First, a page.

Real-World Outcomes of Amikacin Liposome Inhalation Suspension for Refractory Mycobacterium avium Complex Pulmonary Disease

Article information

Tuberc Respir Dis. 2024;87(2):202-205
Publication date (electronic) : 2023 September 20
doi :
1Division of Pulmonary Medicine and Allergy, Department of Internal Medicine, Hanyang University College of Medicine, Seoul, Republic of Korea
2Department of Pulmonary and Critical Care Medicine, Kyung Hee University Hospital at Gangdong, College of Medicine, Kyung Hee University, Seoul, Republic of Korea
3Division of Pulmonary and Critical Care Medicine, Department of Medicine, Samsung Medical Center, Sungkyunkwan University School of Medicine, Seoul, South Korea
Address for correspondence Byung Woo Jhun, M.D., Ph.D. Division of Pulmonary and Critical Care Medicine, Department of Medicine, Samsung Medical Center, Sungkyunkwan University School of Medicine, 81 Irwon-ro, Gangnam-gu, Seoul 06351, Republic of Korea Phone 82-2-3410-3429 E-mail
Received 2023 August 12; Revised 2023 September 9; Accepted 2023 September 12.

The burden of nontuberculous mycobacteria pulmonary disease (NTM-PD) is increasing, and Mycobacterium avium complex (MAC) are the most common etiology of NTM-PD [1]. MAC-PD is conventionally treated with macrolide-based multidrug regimens, although injectable aminoglycosides are recommended for advanced disease or macrolide-resistant cases. However, only approximately 60% of patients with MAC-PD achieve treatment success with the guideline-based therapy, while a substantial proportion of patients have refractory disease [2,3]. Recently, amikacin liposome inhalation suspension (ALIS), an inhalational formulation of amikacin that is packaged into liposomes, was developed [4]. ALIS, which can be delivered into the lung via aerosol nebulization, increases amikacin uptake into alveolar macrophages and limits systemic toxicities [5-7]. Evidence from the Amikacin Liposome Inhalation Suspension for Treatment-Refractory Lung Disease Caused by Mycobacterium avium Complex (CONVERT) study indicates an increased culture conversion rate for refractory MAC-PD after ALIS treatment [6,8]. Current guidelines recommend the use of ALIS for MAC-PD patients who have failed culture conversion despite more than 6 months of conventional regimens [9]. In South Korea, because the use of ALIS is not covered by the national health insurance, the cost burden is high (approximately $16,000/4 weeks), and therefore ALIS use is limited. In our institution, ALIS is usually used for advanced MAC-PD, refractory disease, and when an appropriate antibiotic combination is not possible. In this study, we aimed to describe our experience of using ALIS for refractory MAC-PD patients in a real-world clinical setting.

We evaluated six patients with refractory MAC-PD who started ALIS after failed culture conversion despite at least 10 months of conventional antibiotics, between January 2021 and December 2021 at the Samsung Medical Center, South Korea. A 590 mg dose of ALIS (Arikayce, Insmed Inc., Bridgewater, NJ, USA) was inhaled once daily using the LAMIRA nebulizer system (PARI GmbH, Midlothian, VA, USA) according to the manufacturer’s instructions. Sputum acid-fast bacilli (AFB) smear and culture were performed 1, 3, and 6 months after treatment initiation and then at 2- to 3-month intervals. Negative culture conversion was defined as at least three consecutive negative sputum cultures. The time of conversion was defined as the date of the first negative culture. Drug susceptibility testing was performed by measuring minimal inhibitory concentrations (MICs) using the broth microdilution method. Clinical, radiological, and microbiological data were retrospectively collected. Follow-up data were last updated in July 2022. This study was approved by the Institutional Review Board at the Samsung Medical Center (IRB no. 2022-09-024), and informed consent was waived.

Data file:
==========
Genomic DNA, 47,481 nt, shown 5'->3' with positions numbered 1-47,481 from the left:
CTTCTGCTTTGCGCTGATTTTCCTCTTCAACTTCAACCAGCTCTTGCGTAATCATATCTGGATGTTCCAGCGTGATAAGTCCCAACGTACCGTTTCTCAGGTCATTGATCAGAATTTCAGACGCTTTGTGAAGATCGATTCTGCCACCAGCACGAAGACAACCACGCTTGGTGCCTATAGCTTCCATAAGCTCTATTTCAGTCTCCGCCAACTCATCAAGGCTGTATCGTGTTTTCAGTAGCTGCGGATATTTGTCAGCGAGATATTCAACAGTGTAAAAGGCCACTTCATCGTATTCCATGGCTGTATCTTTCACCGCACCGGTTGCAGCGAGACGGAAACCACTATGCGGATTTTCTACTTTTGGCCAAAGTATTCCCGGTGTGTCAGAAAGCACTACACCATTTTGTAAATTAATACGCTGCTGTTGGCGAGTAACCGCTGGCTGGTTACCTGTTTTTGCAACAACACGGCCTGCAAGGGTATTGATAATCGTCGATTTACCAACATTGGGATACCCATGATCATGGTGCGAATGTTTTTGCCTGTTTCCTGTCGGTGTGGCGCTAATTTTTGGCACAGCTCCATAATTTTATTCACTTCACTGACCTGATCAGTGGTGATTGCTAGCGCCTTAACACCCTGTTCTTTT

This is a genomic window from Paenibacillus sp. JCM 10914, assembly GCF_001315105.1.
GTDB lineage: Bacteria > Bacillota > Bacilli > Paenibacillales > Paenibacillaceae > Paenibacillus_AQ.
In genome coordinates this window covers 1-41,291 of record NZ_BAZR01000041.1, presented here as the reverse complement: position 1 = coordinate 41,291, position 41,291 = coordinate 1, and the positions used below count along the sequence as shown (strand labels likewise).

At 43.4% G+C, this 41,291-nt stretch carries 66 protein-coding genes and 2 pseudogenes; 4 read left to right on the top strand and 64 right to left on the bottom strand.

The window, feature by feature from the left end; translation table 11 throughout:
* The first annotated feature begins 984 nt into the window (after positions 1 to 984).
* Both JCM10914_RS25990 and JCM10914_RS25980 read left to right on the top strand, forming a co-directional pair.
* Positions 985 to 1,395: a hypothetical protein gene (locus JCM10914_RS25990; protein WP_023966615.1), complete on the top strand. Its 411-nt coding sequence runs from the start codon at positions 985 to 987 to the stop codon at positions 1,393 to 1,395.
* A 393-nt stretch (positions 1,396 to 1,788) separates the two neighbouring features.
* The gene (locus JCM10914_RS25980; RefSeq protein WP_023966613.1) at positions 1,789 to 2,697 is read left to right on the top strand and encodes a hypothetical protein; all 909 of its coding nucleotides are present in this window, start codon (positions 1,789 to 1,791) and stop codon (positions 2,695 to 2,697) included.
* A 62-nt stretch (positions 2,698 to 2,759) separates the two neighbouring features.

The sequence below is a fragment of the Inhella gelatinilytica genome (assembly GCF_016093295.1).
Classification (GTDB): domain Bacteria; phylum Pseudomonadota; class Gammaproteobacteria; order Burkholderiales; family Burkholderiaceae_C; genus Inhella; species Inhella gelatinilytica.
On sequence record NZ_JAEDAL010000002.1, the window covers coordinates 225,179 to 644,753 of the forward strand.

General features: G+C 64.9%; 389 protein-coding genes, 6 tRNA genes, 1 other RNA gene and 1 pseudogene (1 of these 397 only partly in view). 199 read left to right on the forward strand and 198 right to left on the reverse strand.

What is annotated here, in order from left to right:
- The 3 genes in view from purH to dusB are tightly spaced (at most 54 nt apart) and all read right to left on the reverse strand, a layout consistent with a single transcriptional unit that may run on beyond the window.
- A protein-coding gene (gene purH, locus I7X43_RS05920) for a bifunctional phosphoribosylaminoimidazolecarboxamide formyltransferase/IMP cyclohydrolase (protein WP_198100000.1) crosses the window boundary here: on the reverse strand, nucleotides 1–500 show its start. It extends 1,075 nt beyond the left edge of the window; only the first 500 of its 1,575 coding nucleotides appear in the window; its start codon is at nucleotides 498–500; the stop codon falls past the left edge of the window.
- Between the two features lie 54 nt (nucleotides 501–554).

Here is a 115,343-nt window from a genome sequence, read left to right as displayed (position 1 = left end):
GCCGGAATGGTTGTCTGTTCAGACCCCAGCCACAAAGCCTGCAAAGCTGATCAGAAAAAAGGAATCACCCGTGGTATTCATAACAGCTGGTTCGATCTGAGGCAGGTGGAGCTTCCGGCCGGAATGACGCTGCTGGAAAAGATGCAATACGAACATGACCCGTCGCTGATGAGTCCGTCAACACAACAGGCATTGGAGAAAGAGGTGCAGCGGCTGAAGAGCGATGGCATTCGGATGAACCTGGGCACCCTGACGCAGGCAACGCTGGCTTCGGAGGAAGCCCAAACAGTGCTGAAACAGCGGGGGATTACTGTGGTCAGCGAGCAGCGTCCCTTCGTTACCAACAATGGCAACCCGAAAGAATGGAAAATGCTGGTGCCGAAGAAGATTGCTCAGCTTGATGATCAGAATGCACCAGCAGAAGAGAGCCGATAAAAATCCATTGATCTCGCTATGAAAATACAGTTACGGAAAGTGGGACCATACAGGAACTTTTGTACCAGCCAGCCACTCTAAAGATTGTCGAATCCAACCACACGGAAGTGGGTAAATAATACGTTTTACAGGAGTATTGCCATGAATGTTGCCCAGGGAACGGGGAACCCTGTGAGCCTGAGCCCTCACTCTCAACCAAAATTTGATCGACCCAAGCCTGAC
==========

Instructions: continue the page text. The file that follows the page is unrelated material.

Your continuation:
Supplementary Table S1 shows the characteristics of the six patients at the time of starting ALIS. Of them, five patients had persistent positive cultures, and one patient (no. 5) showed radiological deterioration despite one negative culture result. Half of the patients were aged ≥65 years and had low body mass index (<18.5 kg/m2). Four of five patients with the nodular bronchiectatic form of NTM-PD had cavities, and one patient had the fibrocavitary form. Half of the patients had macrolide-resistant isolates, and more than half had isolates with high MIC values of ethambutol (≥8 μ/mL, 5/6) or rifampicin (≥8 μ/mL, 4/6) [10]. No patients had amikacin-resistant isolates. Prior to starting ALIS, all patients received conventional antibiotics (range 10.3 to 55.8 months) (Supplementary Table S2). They received macrolide/ethambutol-based regimens including rifamycin (n=5), clofazimine (n=5), moxifloxacin (n=3), linezolid (n=3), and intravenous amikacin (n=4), or nonliposomal amikacin inhalation (n=1).

Treatment outcomes of the study patients after starting ALIS are shown in Table 1, and detailed data for companion drugs are shown in Supplementary Table S3. One patient (no. 5) received ALIS for less than 3 months because the patient had one negative culture result at the time of adding ALIS and the patient maintained culture negativity and achieved radiological improvement. Three patients (no. 3, 4, and 6) received ALIS for less than 12 months because two of them were radiologically stable or improved, and the third patient (no. 4) achieved negative culture conversion at 1.1 months after ALIS. Two patients (nos. 1 and 2) did not show radiological improvement or culture negativity despite more than 12 months of ALIS, and so ALIS was discontinued. Serial changes in AFB smear and culture data at approximately 3-month intervals during the study period are shown in Supplementary Table S4.